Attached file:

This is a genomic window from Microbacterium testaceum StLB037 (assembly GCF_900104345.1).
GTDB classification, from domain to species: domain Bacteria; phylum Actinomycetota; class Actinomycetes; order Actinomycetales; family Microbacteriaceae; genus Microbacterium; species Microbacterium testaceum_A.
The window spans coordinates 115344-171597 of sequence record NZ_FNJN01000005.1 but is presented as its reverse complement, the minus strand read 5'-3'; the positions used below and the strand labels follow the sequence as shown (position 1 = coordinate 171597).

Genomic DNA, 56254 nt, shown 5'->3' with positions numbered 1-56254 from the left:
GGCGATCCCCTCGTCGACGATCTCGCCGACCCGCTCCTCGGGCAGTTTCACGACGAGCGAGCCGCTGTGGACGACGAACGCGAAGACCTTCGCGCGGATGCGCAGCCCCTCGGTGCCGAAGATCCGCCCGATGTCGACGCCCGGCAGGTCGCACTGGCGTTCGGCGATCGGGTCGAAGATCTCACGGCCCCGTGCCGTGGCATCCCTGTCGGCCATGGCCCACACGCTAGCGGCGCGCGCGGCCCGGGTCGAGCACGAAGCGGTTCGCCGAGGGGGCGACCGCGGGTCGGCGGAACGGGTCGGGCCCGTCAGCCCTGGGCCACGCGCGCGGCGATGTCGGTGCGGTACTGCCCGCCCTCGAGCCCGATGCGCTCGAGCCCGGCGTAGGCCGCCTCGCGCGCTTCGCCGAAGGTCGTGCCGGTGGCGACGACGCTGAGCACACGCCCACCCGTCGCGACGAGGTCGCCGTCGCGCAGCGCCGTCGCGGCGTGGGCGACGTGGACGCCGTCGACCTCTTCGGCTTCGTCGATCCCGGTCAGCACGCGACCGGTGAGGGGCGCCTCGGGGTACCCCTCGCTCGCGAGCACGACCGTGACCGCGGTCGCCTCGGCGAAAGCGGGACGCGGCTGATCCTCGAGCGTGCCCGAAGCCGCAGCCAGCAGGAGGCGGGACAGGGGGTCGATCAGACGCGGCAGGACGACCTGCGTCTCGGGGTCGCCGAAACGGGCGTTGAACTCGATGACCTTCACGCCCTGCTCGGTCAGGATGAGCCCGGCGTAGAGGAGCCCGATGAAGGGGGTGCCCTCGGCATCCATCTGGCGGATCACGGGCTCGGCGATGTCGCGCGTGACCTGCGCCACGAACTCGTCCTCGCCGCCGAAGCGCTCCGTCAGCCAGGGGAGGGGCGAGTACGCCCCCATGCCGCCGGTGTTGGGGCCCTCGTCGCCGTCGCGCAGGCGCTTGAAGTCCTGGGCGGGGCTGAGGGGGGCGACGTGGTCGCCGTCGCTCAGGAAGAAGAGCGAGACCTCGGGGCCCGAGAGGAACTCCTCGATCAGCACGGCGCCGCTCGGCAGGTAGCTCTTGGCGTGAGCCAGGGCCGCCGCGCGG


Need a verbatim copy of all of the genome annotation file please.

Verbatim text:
This is a genomic window from Microbacterium testaceum StLB037 (assembly GCF_900104345.1).
GTDB classification, from domain to species: domain Bacteria; phylum Actinomycetota; class Actinomycetes; order Actinomycetales; family Microbacteriaceae; genus Microbacterium; species Microbacterium testaceum_A.
The window spans coordinates 115344-171597 of sequence record NZ_FNJN01000005.1 but is presented as its reverse complement, the minus strand read 5'-3'; the positions used below and the strand labels follow the sequence as shown (position 1 = coordinate 171597).

Genomic DNA, 56254 nt, shown 5'->3' with positions numbered 1-56254 from the left:
GGCGATCCCCTCGTCGACGATCTCGCCGACCCGCTCCTCGGGCAGTTTCACGACGAGCGAGCCGCTGTGGACGACGAACGCGAAGACCTTCGCGCGGATGCGCAGCCCCTCGGTGCCGAAGATCCGCCCGATGTCGACGCCCGGCAGGTCGCACTGGCGTTCGGCGATCGGGTCGAAGATCTCACGGCCCCGTGCCGTGGCATCCCTGTCGGCCATGGCCCACACGCTAGCGGCGCGCGCGGCCCGGGTCGAGCACGAAGCGGTTCGCCGAGGGGGCGACCGCGGGTCGGCGGAACGGGTCGGGCCCGTCAGCCCTGGGCCACGCGCGCGGCGATGTCGGTGCGGTACTGCCCGCCCTCGAGCCCGATGCGCTCGAGCCCGGCGTAGGCCGCCTCGCGCGCTTCGCCGAAGGTCGTGCCGGTGGCGACGACGCTGAGCACACGCCCACCCGTCGCGACGAGGTCGCCGTCGCGCAGCGCCGTCGCGGCGTGGGCGACGTGGACGCCGTCGACCTCTTCGGCTTCGTCGATCCCGGTCAGCACGCGACCGGTGAGGGGCGCCTCGGGGTACCCCTCGCTCGCGAGCACGACCGTGACCGCGGTCGCCTCGGCGAAAGCGGGACGCGGCTGATCCTCGAGCGTGCCCGAAGCCGCAGCCAGCAGGAGGCGGGACAGGGGGTCGATCAGACGCGGCAGGACGACCTGCGTCTCGGGGTCGCCGAAACGGGCGTTGAACTCGATGACCTTCACGCCCTGCTCGGTCAGGATGAGCCCGGCGTAGAGGAGCCCGATGAAGGGGGTGCCCTCGGCATCCATCTGGCGGATCACGGGCTCGGCGATGTCGCGCGTGACCTGCGCCACGAACTCGTCCTCGCCGCCGAAGCGCTCCGTCAGCCAGGGGAGGGGCGAGTACGCCCCCATGCCGCCGGTGTTGGGGCCCTCGTCGCCGTCGCGCAGGCGCTTGAAGTCCTGGGCGGGGCTGAGGGGGGCGACGTGGTCGCCGTCGCTCAGGAAGAAGAGCGAGACCTCGGGGCCCGAGAGGAACTCCTCGATCAGCACGGCGCCGCTCGGCAGGTAGCTCTTGGCGTGAGCCAGGGCCGCCGCGCGG